My rating: 3 of 5 stars
Lately, the fourth graders at Ruby’s school have been dropping like flies from a rapidly spreading “disease” labeled as Idiopathic Adolescent Acute Neurodegeneration (IAAN). As Ruby begins to lose more and more classmates, her parents start to become more aware of just how many lives this disease has been taking, and they are extra careful with Ruby. When one of her classmates dies in front of her, the effects of this disease become more real for the young girl. Like most children would be, Ruby was afraid of contracting IAAN because of what had happened to most of her friends, but ironically, the rest of the world was afraid of Ruby and the other children who lived.
On the morning of her tenth birthday, Ruby expected to waltz into the kitchen to the smell of blueberry pancakes, but instead she was shoved into the garage by her parents, who seemed to be terrified of her. Ruby didn’t understand the reason at the time, but she soon realized what she’d done. She also realized she couldn’t take it back, which she tries to right for the remainder of the book.
From this point in the story, Ruby is shipped off to Thurmond, a prison/rehabilitation camp, with many other kids who have freakishly abnormal and uncontrollable abilities. Ruby is there for six years until fate intervenes.
The Darkest Minds is not the type of book I would typically read, even though it is considered to be dystopian. Psychic abilities never really interested me, so I feel like I went into this book with a slight bias to begin with. From its description and ratings, I really thought I would enjoy it, and honestly, the plot was not horrible. Predictable, but not horrible.
The main thing that caused frustration for me was Bracken’s writing style. To put it nicely, The Darkest Minds was a cheesefest. The longer I read it, the more I rolled my eyes at her word usage. Had I read it in junior high, I don’t think I would have even noticed. If you’re someone who doesn’t mind when a book is a little corny, go ahead and ignore me here. The fact is, though, Ruby’s conversations and inner thoughts were way overdone.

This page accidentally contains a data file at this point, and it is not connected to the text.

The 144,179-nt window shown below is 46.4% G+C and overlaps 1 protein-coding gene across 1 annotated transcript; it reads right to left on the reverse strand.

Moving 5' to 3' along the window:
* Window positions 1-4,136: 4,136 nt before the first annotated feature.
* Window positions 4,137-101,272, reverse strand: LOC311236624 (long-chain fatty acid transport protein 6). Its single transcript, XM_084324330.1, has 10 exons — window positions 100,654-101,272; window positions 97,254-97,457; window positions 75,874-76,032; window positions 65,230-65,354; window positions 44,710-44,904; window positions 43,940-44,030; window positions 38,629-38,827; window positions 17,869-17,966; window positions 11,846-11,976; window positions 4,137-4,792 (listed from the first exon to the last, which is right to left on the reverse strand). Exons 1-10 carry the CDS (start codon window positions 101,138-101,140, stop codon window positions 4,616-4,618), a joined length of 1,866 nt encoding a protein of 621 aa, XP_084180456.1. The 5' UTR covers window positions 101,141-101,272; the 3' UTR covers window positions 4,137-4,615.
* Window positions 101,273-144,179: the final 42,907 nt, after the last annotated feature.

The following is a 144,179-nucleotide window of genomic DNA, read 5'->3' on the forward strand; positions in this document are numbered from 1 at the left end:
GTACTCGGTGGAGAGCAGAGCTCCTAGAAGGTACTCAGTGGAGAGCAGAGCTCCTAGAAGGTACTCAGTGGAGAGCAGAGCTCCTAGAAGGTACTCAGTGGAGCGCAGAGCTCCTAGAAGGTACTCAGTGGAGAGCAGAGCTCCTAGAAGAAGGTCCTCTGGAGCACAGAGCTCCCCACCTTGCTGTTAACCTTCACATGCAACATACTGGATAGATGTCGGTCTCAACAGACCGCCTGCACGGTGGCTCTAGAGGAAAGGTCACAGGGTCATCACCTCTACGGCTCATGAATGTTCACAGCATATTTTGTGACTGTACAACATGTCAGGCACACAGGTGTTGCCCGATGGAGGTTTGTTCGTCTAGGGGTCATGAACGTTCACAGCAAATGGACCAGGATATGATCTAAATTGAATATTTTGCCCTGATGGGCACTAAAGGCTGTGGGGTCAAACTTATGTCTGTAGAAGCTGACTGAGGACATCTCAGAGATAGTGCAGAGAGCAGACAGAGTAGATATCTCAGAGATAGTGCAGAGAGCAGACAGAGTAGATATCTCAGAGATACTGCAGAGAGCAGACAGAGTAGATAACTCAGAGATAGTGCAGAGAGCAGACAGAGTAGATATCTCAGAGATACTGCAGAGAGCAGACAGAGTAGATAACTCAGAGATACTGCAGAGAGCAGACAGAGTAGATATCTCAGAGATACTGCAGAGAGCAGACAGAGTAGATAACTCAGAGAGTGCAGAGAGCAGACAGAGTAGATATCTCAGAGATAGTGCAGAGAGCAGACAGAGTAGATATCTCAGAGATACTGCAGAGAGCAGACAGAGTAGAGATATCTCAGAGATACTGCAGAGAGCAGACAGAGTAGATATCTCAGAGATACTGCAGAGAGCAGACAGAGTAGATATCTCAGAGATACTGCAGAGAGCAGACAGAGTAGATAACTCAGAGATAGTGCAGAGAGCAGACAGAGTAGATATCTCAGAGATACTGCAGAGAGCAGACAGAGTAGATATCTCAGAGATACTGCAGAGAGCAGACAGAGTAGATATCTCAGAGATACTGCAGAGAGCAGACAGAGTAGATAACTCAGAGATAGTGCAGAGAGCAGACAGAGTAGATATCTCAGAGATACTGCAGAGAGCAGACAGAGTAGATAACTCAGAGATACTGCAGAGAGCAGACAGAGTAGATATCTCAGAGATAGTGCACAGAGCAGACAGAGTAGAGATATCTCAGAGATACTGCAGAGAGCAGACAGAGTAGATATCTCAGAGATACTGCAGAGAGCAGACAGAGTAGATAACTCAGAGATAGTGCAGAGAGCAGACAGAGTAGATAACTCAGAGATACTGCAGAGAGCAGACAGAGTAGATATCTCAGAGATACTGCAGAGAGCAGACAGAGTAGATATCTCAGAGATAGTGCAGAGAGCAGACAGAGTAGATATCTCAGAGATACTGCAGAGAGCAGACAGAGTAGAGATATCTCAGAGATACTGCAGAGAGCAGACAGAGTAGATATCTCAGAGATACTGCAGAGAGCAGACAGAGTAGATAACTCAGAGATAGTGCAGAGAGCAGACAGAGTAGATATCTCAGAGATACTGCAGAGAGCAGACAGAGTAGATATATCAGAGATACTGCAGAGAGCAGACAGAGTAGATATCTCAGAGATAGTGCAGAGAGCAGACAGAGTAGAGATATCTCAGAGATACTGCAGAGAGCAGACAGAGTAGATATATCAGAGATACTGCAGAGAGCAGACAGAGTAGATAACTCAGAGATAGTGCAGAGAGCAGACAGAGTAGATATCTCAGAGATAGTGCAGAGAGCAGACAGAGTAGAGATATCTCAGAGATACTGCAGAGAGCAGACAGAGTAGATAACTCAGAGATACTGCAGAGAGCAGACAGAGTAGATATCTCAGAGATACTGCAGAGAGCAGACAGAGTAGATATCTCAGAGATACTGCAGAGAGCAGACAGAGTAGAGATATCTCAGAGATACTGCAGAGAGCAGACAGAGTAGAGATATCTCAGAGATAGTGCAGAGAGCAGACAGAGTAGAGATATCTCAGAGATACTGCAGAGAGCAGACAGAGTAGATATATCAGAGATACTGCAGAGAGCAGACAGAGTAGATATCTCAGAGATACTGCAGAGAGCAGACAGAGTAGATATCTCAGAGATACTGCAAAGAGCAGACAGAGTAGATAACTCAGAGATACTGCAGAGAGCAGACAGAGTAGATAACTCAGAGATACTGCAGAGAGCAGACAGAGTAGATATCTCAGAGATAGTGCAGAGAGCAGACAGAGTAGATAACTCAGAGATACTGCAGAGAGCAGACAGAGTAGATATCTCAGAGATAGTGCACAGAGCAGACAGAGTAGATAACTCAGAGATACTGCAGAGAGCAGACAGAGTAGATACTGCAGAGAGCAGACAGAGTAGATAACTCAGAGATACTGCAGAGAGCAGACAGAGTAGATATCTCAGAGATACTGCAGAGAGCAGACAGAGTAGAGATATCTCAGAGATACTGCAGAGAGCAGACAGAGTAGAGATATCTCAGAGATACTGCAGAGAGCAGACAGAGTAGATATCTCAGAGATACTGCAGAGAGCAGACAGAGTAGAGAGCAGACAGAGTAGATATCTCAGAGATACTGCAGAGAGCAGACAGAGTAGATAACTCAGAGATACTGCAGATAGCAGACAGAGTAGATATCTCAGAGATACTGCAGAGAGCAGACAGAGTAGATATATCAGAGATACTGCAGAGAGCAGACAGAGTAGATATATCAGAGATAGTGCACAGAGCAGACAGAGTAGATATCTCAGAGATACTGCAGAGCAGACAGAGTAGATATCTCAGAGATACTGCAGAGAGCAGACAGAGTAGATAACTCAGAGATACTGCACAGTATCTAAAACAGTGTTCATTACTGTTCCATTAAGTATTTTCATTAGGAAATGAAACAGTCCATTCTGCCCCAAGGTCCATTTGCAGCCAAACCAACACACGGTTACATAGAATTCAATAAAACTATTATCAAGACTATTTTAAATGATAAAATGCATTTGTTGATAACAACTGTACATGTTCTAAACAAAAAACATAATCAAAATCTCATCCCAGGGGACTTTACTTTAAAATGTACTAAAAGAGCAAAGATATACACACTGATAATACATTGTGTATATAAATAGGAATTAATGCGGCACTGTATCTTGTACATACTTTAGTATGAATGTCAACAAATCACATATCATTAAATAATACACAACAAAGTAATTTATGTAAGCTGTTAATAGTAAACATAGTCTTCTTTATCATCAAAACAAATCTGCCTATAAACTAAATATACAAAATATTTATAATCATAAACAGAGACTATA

Speaking of Ruby, the protagonist, I want to talk about a few of her best qualities:
It was told from her perspective, but I never came across any redeeming characteristics in this 16-year-old girl. It’s not news, but typically the characters we’re meant to root for must have some upstanding traits. Sometimes it seems like she’s trying to be unselfish, but then she does something equally selfish to counteract the goodness she was about to attempt. Frustration is a good word for how I felt all through the novel.
I know I’m being hard on the girl, but I didn’t hate everything. The plot was decent and would have been enjoyable with a different style and protagonist. If it had been written from Zu or Liam’s perspective, I like to think I would have finished it with a smile, but who knows? Bracken’s predictability also made it a slow read for me. When I know something is going to happen for 200 pages, I don’t feel like reading anymore. Bracken hinted way too hard at what I think was meant to be a big revelation near the middle of the book, which caused a couple eye rolls from me.
So, overall it wasn’t so bad that I questioned its ratings. I could see my middle schoolers being attracted to this book for many reasons:
1. Psychic abilities
3. Simple cover design
4. Darkness and mystery
I’ve further realized “dark” books like this absolutely aren’t for me, so it’s likely I won’t be finishing the series. Just because it’s not for me doesn’t mean it’s not for you, though. Take my considerations in and make the decision for yourself.
Goodreads Rating: 4.31
Recommended for: Young Adult Readers, Fans of Red Queen, Dystopian Lovers
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